We are wrapped up in some typical spring weather in Calgary, and by typical I mean gale force winds and alternating rain and snow. So while we wait for some sunshine to peek out from behind the clouds I wanted to share my impressions of the organic grocery delivery service that we’ve been using for a couple of years now – SPUD! The name is an acronym for Small Potatoes Urban Delivery and they arrived here from Vancouver in 2005 with current locations in Vancouver, Victoria, Calgary, Seattle, Portland, San Francisco and LA.
Running a well designed website they provide an array of organic choices aiming for mainly local producers – from fruit and veggies to bread, milk, meat and prepared foods, to cleaning supplies and personal hygiene items. While they were very fruit and veggie heavy at first, I’ve seen their lineup expand over time to include more and more convenient products. While I generally much prefer to go to a farmers market to stock up on food, there are many a time, especially in winter where such a trip is simply not happening. Left to choose sad looking veggies at the local grocery store (even if they look good I’d rather support local farmers with more sustainable practices), or schlepping across town on slick roads SPUD! Gives me a great alternative to both.
While their prices are fair to farmers, and there’s the convenience of delivery, they are often not cheap. It is not uncommon to see a single bell pepper or a zucchini hover around 2.50, especially out of season. A half pound of salad greens is typically over four dollars and organic, cage-free eggs are around six. Even when I understand deeply that the real cost of food is often not reflected at the grocery stores, sometimes SPUD!’s prices can be hard to swallow. I suppose the cashier till is where most abstract intentions to eat locally and support sustainable food break down in the face of limited budgets. I also reflect on the fact that I’m cooking for two, and our food budget is easily our largest expense outside of the mortgage. Having said that, I think we’ve developed a system that allows us to maximize our food choices for the way that we eat, and it clearly works for us. For around a hundred dollars a week we get six litres of milk, a couple of great Hoven farm steaks, a loaf of bread, a couple heads of garlic, zucchini and mushrooms for the week, six to twelve apples, a few lemons, two to five tomatoes, sometimes cukes or green onions, whatever seasonal fruit may be on sale, occasional toothpaste or tea, or crackers or burritos or eggs, as well as hazelnuts and mac’n’cheese. Some combination of those comprises our weekly baskets.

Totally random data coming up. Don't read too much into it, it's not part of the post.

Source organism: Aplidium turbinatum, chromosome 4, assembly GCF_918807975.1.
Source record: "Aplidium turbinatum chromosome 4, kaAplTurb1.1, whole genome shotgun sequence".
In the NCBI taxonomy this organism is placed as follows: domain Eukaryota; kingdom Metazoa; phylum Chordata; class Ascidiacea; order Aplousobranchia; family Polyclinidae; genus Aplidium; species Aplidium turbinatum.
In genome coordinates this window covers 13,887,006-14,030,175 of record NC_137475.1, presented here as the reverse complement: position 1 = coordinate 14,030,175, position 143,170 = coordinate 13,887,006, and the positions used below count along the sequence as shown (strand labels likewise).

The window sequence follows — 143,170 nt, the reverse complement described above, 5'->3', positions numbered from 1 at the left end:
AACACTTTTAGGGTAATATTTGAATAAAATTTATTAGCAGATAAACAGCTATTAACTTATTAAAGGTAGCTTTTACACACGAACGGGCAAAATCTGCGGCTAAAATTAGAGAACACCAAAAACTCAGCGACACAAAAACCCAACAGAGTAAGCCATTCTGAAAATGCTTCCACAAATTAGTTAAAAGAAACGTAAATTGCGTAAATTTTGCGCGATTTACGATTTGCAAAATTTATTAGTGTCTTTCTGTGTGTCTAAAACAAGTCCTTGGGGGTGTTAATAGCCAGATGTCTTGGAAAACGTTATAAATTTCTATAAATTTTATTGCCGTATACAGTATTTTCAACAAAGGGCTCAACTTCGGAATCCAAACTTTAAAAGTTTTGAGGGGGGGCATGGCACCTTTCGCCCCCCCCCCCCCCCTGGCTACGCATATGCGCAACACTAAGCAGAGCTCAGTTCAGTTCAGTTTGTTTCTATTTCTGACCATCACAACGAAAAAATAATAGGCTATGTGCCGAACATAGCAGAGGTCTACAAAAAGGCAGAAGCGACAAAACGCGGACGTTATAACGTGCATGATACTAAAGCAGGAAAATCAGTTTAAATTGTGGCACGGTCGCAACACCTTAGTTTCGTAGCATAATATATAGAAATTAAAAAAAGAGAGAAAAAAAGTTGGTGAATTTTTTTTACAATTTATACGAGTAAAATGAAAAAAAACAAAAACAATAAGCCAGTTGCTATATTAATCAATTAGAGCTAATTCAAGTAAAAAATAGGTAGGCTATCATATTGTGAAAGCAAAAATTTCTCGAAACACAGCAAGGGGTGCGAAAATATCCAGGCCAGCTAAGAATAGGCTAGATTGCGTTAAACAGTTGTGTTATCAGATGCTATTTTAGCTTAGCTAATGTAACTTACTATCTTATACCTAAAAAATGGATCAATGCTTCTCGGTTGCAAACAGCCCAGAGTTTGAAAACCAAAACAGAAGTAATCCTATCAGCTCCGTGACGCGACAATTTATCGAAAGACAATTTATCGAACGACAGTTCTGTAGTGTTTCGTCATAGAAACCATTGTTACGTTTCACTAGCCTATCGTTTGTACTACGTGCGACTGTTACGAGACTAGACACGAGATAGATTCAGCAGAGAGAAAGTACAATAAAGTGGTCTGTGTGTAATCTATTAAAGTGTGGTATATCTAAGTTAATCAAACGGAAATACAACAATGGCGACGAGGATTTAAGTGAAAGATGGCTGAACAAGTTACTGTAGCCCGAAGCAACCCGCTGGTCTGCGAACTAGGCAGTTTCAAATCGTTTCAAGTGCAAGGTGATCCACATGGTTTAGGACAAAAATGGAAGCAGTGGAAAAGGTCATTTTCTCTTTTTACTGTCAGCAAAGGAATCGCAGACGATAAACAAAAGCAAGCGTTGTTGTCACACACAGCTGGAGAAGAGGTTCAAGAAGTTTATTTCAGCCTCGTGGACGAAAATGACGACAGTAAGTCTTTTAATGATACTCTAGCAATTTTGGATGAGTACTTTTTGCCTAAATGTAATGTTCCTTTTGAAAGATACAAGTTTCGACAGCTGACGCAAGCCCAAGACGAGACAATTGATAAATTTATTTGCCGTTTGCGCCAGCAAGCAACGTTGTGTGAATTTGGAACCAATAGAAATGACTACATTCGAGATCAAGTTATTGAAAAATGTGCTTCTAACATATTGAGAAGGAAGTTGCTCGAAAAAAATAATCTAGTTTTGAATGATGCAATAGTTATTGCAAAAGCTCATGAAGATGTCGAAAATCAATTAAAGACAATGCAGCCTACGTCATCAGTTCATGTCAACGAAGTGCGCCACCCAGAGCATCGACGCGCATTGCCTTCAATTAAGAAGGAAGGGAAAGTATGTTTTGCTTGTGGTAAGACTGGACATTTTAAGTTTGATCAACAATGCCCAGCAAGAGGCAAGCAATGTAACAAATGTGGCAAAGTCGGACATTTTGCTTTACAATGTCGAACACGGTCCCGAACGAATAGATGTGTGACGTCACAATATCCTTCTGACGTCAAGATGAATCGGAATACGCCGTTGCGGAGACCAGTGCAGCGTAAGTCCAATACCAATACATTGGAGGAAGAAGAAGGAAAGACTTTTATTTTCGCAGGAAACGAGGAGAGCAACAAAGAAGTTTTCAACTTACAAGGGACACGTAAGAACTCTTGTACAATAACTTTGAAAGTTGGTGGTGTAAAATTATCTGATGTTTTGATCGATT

The best way to eat in a manner that does not cause damage to my ethical sensibilities and wallet is to deal with local farmers directly. When you purchase bulk meat from local suppliers, freeze/can seasonal produce, you mainly need milk and bread as well as some fresh stuff throughout the week. Dealing with a delivery service at the very least eliminates the many middlemen that reduce farmers’ earnings to nothing.
I love the fact that they provide pretty detailed info on some of their suppliers and you can find out who grows your food and where. I love the fact that you can buy bulk items in caselots, which is great when it’s say, peach season and they’re affordable and you want to freeze a few bags. I love the fact that they have great info on most of their products, telling you what’s in it, how to store it and how to use it. Their weekly delivery sheet has the bill on one side and a neat newsletter on the other, where they profile green websites, provide a seasonal recipe and share tidbits of news. You can find out exactly why there is a shortage of onions and potatoes – apparently it’s because farmers underplanted due to vast overproduction in previous years, or how the earthquake affected blueberry farmers in Chile. I love the fact that they interact with the community, they are on Twitter with updates and are supporting the Calgary Horticultural Society Fundraiser. I love their reward points that you can redeem for discounts, and the fact that THEY DELIVER! Their customer service is also pretty good with prompt refunds on bad produce (only happened twice I think), and relatively quick replies to questions.
Here are some features that they don’t have, and I wish they did. Product reviews. This is elementary, and many is the time I took a chance on something and found it too… granola for me. This is especially common with some soy-based, organic, vegan-whatever foods. They are so healthy that the taste is like cardboard. The product reviews would quickly weed out the stuff that consumers actually like and the stuff that is only for the hardcore health warrior. I guess I’m a gourmand first. I also wish they carried small lot seasonal stuff. Like now all the food boards are aflutter over morels, ramps, fiddleheads, etc. Have I seen any in Calgary? Nope. This is not only applicable to SPUD! but also to all the restaurants claiming seasonality on their menus. Yeah? Where? I also wish they carried more local products that I know are good but aren’t partnered up with SPUD! for whatever reason – Lundt carrots, or Hotchkiss tomatoes for instance. I’m sure there are many reasons why certain farmers would not be a part of SPUD, but since *I* don’t know them I can only sigh. Surely there are local greenhouse farmers that grow tomatoes, they can’t all be from Mexico or wherever.
So like every business they have their good side and some room to improve. But they deliver ethically sourced products and the vast convenience of delivery. And I support them for trying for a vision where farmers get paid a living wage so that stories like the plight of these tomato pickers happens less often. Since the government blatantly disregards our votes, voting with our dollars is often the most impactful way we get heard.